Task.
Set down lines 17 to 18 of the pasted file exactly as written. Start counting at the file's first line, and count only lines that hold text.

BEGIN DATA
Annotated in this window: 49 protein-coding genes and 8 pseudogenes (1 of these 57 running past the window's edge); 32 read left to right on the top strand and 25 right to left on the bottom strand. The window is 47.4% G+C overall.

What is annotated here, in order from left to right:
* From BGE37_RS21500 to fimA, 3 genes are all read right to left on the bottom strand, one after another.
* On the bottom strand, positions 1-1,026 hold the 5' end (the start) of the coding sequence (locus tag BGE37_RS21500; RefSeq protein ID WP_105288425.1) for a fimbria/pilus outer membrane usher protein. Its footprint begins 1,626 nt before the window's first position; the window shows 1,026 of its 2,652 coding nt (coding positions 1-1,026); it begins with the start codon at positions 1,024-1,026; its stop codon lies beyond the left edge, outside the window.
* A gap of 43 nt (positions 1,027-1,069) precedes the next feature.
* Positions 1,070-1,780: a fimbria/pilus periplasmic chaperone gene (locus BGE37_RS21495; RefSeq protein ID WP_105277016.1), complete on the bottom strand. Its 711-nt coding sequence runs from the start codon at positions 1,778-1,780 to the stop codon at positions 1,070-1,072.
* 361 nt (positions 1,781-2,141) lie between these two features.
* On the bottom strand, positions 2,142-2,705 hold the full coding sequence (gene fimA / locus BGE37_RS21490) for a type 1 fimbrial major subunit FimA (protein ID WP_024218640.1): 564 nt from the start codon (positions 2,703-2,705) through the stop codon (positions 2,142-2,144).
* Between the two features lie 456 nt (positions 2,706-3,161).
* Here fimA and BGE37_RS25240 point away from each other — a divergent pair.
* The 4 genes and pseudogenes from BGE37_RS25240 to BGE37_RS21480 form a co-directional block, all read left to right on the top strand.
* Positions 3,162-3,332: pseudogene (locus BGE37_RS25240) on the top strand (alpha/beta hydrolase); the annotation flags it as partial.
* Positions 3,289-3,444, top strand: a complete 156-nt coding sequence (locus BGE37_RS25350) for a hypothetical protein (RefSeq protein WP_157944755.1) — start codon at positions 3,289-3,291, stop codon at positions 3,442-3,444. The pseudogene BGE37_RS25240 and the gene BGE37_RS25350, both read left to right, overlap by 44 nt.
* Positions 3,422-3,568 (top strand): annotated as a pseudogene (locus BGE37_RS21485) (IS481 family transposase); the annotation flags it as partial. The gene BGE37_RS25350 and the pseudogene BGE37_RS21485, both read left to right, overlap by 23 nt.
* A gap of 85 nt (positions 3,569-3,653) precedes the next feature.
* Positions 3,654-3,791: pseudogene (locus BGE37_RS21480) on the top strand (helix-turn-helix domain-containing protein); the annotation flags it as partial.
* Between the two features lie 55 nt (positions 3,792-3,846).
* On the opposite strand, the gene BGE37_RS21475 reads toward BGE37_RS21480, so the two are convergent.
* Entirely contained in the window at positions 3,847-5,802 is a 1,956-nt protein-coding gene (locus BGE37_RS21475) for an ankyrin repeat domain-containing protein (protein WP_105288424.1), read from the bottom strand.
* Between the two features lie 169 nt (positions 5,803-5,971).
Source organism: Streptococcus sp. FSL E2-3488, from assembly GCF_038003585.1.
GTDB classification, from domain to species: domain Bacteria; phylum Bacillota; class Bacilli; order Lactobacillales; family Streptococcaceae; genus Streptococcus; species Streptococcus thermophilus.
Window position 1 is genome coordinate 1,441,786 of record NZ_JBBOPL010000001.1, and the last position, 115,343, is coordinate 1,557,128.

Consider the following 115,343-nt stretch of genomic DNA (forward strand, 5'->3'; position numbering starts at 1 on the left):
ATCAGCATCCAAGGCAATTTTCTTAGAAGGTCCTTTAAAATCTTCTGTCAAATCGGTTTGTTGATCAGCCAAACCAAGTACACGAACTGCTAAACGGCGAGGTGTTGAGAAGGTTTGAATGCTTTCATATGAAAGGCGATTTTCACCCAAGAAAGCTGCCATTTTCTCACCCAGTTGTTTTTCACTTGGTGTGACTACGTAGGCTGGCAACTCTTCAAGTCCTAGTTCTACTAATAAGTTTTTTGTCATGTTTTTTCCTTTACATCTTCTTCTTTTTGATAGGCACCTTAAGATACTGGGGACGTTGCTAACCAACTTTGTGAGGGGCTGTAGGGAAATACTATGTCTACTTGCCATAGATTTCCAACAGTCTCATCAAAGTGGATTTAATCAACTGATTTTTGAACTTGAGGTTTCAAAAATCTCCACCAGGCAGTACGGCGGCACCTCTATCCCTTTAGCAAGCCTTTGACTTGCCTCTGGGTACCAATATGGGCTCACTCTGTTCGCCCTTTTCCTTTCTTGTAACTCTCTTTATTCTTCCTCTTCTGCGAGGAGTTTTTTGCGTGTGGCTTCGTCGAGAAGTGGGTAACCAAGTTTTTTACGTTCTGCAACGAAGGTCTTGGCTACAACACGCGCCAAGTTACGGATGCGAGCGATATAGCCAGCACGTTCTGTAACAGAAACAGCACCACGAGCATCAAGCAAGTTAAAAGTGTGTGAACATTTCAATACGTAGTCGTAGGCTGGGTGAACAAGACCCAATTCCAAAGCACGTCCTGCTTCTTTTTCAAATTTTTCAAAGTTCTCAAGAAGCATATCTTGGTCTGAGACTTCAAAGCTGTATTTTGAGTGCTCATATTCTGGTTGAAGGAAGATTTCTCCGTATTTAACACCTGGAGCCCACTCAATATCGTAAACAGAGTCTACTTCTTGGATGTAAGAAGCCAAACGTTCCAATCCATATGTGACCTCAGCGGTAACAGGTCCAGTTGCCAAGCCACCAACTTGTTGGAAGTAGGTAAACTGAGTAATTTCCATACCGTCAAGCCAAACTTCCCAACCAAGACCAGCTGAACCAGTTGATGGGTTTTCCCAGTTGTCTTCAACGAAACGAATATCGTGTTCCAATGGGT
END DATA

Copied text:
* Between the two features lie 55 nt (positions 3,792-3,846).
* On the opposite strand, the gene BGE37_RS21475 reads toward BGE37_RS21480, so the two are convergent.